Gubitak heterozigotnosti gena p53 u kongenitalnim sakrokokcigealnim teratomima

Kongenitalni sakrokokcigealni teratom je najčešći tumor zametnih stanica u dječjoj dobi. Tumor je dobroćudan i sastoji se od diferenciranih zrelih tkiva podrijetla svih triju zametnih listića, ali može sadržavati i nezrela tkiva. Obično se dijagnosticira pri porođaju. Mutacije gena p53 utvrđene su u više od 50% zloćudnih tumora ljudi, ali postoje oskudni podatci o njihovoj učestalosti u kongenitalnim sakrokokcigealnim teratomima. U ovom je radu analiziran gubitak heterozigotnosti (LOH) gena p53 u 9 kongenitalnih sakrokokcigealnih teratoma pomoću lančane reakcije polimeraze (PCR) i polimorfizma dužine restrikcijskih fragmenata (RFLP) na temelju dvaju polimorfnih mjesta (Bst U1 i Msp 1). Kongenitalni sakrokokcigealni teratomi su dijagnosticirani u 8 ženske i 1 muškog djeteta u dobi od 3-30 dana. Tumori su bili od 5,5 do 17 cm u najvećem promjeru. LOH je utvrđen u jednom tumoru. Šest je tumora bilo homozigotno za oba analizirana markera (neinformativno), dok su dva bila informativna za Bst U1, ali bez LOH-a u tumorskom tkivu. Imunohistokemijski je utvrđena pozitivna reakcija na p53 u 4 tumora. Na temelju ovakvih rezultata zaključujemo da je LOH za p53 rijetka pojava u kongenitalnom sakrokokcigealnom teratomu te bi valjalo analizirati veći broj tumora radi bolje procjene uloge p53 u nastanku ovih tumora.
Ključne riječi: TERATOM – kongenitalni, genetika; SAKROKOKCIGEALNA REGIJA; PROTEIN P53 – genetika; GUBITAK HETEROZIGOTNOSTI INTRODUCTION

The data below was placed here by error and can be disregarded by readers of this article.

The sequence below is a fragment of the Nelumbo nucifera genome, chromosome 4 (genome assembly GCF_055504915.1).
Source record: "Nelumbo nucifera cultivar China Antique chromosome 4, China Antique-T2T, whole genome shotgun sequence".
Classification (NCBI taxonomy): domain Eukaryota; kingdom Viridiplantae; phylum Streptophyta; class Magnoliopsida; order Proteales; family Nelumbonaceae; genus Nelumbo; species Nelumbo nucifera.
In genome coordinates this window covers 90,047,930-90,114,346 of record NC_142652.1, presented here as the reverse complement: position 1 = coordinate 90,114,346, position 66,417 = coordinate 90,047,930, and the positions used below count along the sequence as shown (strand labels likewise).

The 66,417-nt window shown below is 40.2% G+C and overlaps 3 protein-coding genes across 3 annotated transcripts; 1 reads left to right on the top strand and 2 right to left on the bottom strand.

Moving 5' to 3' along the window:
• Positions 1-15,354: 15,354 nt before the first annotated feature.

Congenital sacrococcygeal teratoma (CSCT) is the most common germ cell tumor of infancy and childhood. The tumor is benign, consists of fully differentiated mature tissues and usually is diagnosed at birth. CSCTs may also contain immature tissues, most commonly of neural origin. However, in most instances immature teratomas are associated with a favorable prognosis (1, 2). CSCT may recur within a few years after initial surgery, probably due to incomplete resection. The p53 tumor suppressor gene, located on chromosome band 17p13, encodes a 53-KDa nuclear phosphoprotein that functions as a transcriptional regulator of the cell cycle (3). The p53 acts at the G1/S checkpoint to induce growth arrest or apoptosis of a cell with damaged DNA. With homozygous loss of p53, DNA damage goes unrepaired, mutations become fixed in dividing cells leading the cell to malignant transformation. Mutations of the p53 gene or its expressed protein have been found in more than 50% of human cancers, however, there are few data regarding the status of p53 in CSCT (4, 5, 6, 7).

In this study we analyzed the loss of heterozygosity (LOH) of p53 in nine CSCT by polymerase chain reaction/ restriction fragment length polymorphism (PCR/RFLP) based on two polymorphous sites (Bst U1 and Msp 1). MATERIAL AND METHODS Patients' charts and surgical pathology reports of all CSCTs diagnosed in neonates and infants (up to 1 month of age) between 1985 and 2001 at the Children's Hospital Zagreb were reviewed. Routine histopathologic analysis and immunohistochemistry of tumor tissues was performed at the Department of Pathology, School of Medicine, University of Zagreb. Genetic analysis was performed at the Division of Molecular Medicine, Ruđer Bošković Institute, Zagreb, Croatia. For histologic, immunohistochemical and genetic analysis, the original paraffin blocks were utilized. Tissue specimens and genomic DNA extraction: Eight 5 _m sections were cut from each paraffin block. Two slides (the first and the eighth) were stained with hematoxylin-eosin in order to determine the border between the tumor and the corresponding non-tumorous tissue. Genomic DNA was extracted separately from these separated parts from unstained slides marked 2-7. A single pathologist reviewed all sections.